Celebrate pride, fight for liberation.


When we understand the origins of Pride, it becomes clear how we must act against discrimination.

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Image by Rhododendrites

By Ellie Parnham

‘But I who am bound by my mirror
as well as my bed
see causes in colour
as well as sex

and sit here wondering
which me will survive
all these liberations.’- Audre Lorde, Who Said It Was Simple?

Audre Lorde, a black queer poet, on her struggle to find intersectional freedom within an era of political transformation.

The fundamental takeaway from the Stonewall riots and their subsequent influences is that they were fuelled by black transgender women and drag queens and that the riot itself began in defence against a police raid on the Stonewall Inn in 1969.

The anniversary of Stonewall comes at a sombre time. This last month has seen the deaths of a black trans man and 2 black trans women virtually unpublicised by the media. Tony Mcdade was killed by police in Florida. Dominique ‘Rem’mie’ Fells and Riah Milton were found in Philadelphia and Ohio. In 2019, 26 trans or gender non-conforming people were killed in acts of violence, the majority of whom were black trans women. Yet it was black trans women who formed a major part of the 1969 riots, taking their energy and momentum and turning a spontaneous event into the lively, passionate and powerful movement we see today.

Police raids were frequent on Stonewall and many other bars in Greenwich Village, NYC, often used to confiscate alcohol and perform identity checks on the members inside. In the early hours of June 28th 1969, the NYPD stormed the inn in an unexpected raid, attempting to cease business once and for all. Years of rough mishandling by police, the arrests of men wearing dresses and women in ‘butch’ clothing culminated in a simmering outrage that was about to explode. With the increasingly violent arrests, the aggravated crowd transformed the raid into a riot, stubbornly defending the rights and lives of queer people. The events of Stonewall were not the first protests in LGBT+ history; however, their dynamism propelled the movement forward to resemble something of what we see today.

The Stonewall Inn was home to all, including those marginalised within the LGBT+ movement itself, struggling against its growing homonormativity (white, male, middle-class). This included butch lesbians, drag queens, homeless youth, transgender people and Black and Asian LGBT+ minorities.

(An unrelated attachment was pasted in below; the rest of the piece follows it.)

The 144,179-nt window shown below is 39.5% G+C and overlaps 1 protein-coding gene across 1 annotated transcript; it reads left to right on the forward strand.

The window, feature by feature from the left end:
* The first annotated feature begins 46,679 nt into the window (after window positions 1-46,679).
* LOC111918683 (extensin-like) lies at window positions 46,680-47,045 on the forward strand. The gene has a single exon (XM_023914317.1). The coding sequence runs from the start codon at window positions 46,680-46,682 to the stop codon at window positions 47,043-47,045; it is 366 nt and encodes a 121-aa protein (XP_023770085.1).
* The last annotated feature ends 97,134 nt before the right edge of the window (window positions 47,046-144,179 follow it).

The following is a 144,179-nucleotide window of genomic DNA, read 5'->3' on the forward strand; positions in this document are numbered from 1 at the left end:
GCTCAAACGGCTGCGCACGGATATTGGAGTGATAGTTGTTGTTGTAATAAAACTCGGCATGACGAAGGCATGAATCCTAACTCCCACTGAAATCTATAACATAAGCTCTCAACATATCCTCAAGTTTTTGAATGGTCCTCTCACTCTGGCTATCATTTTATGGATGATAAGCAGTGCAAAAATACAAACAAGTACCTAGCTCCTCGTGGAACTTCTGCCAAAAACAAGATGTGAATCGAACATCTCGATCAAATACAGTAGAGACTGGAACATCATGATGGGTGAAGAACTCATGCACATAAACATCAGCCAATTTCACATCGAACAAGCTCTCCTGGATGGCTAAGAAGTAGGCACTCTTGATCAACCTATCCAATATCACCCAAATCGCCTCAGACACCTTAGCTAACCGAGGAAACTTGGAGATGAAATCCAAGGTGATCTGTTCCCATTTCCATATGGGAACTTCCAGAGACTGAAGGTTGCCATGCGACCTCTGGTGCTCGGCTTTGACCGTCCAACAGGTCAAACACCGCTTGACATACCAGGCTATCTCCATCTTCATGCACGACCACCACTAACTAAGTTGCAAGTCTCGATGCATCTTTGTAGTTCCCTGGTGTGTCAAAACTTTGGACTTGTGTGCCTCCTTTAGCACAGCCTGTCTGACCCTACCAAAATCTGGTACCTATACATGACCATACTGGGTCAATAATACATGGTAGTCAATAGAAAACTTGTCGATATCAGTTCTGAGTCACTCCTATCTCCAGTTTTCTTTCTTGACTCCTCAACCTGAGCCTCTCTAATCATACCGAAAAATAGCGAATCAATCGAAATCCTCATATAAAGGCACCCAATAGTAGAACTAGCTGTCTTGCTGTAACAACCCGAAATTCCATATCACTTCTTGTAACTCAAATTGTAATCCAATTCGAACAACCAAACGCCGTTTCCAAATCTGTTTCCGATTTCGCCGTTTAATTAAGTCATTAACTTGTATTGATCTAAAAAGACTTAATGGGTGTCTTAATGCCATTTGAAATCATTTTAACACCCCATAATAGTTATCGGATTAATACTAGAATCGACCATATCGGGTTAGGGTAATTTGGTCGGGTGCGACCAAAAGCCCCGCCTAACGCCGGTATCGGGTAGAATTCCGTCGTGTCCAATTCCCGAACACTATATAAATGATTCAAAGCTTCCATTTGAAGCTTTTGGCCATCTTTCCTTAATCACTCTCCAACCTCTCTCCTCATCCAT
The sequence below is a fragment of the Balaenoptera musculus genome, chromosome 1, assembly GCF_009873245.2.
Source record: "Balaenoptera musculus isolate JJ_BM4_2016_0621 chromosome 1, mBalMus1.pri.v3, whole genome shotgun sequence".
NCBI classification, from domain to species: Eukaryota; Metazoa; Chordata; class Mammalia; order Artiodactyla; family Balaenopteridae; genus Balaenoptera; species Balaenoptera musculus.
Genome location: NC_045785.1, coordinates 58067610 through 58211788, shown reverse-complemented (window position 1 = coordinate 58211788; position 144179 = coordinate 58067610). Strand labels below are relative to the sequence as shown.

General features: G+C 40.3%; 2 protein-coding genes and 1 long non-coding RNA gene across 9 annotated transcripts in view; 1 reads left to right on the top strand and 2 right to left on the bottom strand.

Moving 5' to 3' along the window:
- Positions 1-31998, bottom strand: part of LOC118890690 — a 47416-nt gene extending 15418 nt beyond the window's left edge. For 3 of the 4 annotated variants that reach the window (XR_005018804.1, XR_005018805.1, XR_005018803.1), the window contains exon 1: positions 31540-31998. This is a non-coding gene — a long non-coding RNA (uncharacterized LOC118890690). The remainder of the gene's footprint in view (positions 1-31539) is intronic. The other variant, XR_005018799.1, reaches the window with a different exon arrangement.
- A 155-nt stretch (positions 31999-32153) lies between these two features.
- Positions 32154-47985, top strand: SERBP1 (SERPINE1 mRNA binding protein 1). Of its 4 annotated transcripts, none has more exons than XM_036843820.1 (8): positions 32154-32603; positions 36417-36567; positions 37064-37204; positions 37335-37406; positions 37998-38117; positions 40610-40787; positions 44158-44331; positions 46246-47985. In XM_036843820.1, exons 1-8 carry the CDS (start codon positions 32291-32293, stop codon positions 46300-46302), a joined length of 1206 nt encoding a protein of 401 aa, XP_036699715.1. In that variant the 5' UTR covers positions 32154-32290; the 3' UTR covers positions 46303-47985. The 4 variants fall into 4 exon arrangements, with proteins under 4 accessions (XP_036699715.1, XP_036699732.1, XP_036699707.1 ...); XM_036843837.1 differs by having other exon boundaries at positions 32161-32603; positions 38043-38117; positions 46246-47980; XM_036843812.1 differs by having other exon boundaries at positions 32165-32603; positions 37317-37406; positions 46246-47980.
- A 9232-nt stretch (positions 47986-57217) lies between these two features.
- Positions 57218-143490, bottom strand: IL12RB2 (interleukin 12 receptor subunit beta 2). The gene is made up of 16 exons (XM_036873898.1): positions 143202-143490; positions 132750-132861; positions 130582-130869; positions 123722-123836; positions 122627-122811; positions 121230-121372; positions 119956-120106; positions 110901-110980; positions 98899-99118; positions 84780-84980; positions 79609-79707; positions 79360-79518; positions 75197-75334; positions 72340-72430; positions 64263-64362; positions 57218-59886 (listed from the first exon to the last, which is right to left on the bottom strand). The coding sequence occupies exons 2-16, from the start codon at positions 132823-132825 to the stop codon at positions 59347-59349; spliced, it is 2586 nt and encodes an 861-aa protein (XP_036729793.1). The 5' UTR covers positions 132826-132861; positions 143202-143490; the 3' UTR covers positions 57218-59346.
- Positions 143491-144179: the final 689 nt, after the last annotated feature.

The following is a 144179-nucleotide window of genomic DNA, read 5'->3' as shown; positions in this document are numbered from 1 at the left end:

After years of non-confrontational protests, the rife of socio-political activism of the late sixties, most importantly the Civil Rights Movement, and the growth of transgender activism in San Francisco, provided enough fertility to cultivate more direct protest.

The events in New York in 1969 resulted in decades of organised protest and the spread and strength of change across the globe. Emergences from Stonewall include the creation of the GLF (Gay Liberation Front). Which, in turn, led to the formation of many other LGBT+ organisations in the UK and across Europe. Further, the equalisation of the age of consent with heterosexual couples and many bans on serving in the military lifted. Similarly, legislation was passed to allow same-sex couples to adopt and eventually led to the repeal of Section 28, which prevented the ‘promotion’ of homosexuality in schools. Finally, we’ve recently arrived at marriage equality, but the work is not yet done.

Among the founding members of GLF and in the crowd of protestors at Stonewall was Marsha P. Johnson, a black drag queen and ‘mother’ to Stonewall refugees. It was Johnson who took the energy of the riots and injected it into grassroots movements such as S.T.A.R. (Street Transvestite Action Revolutionaries). In 1992, her body was found in the Hudson River, an alleged suicide. Johnson’s fellow founder and drag queen Sylvia Rivera, in particular, received immense amounts of hatred from within the community, despite being one of the first to channel and create space for marginalised groups. As the movement swelled in the latter half of the century, history was increasingly whitewashed, and as pride moved from a protest to a party, its de-politicisation attracted wealthier and whiter liberalised LGBT+ to centre stage. It is essential to remember that queerness does not cancel out whiteness. The Pride movement owes a lot to the Civil Rights Movement for creating a culture of protesting for change, as well as to the beautiful black mothers of Stonewall.

Activist Angela Davis popularised the idea of intersectionality, which ‘addresses the overlap and reduces the divisions between race, sex, gender and class.’ She notes, in particular, the diversifying of the feminist movement. Black queer folk should not have to choose. Black trans folk should not have to choose. Intersectionality is integral to the LGBT+ movement. As Marsha said:

‘No pride for some of us without liberation for all of us.’

In the current climate, the anti-racism protests and the backlash against transphobic legislation, it is essential for those who celebrate the freedom of Pride and parade to stand alongside their black brothers and sisters and remember who earned them their liberation. It is essential for cis queer people to stand alongside their non-cis friends as some of the most vulnerable in our society are facing disproportionate discrimination on all levels. No pride for some of us without liberation for all of us.

Pride is a commemoration of the Stonewall riots. White, cis, queer people owe a debt of gratitude to the black trans community who fought and suffered for their rights to protest and party today. Celebrate pride, celebrate change, celebrate freedom. Most of all, celebrate history, and those who fought for our liberation.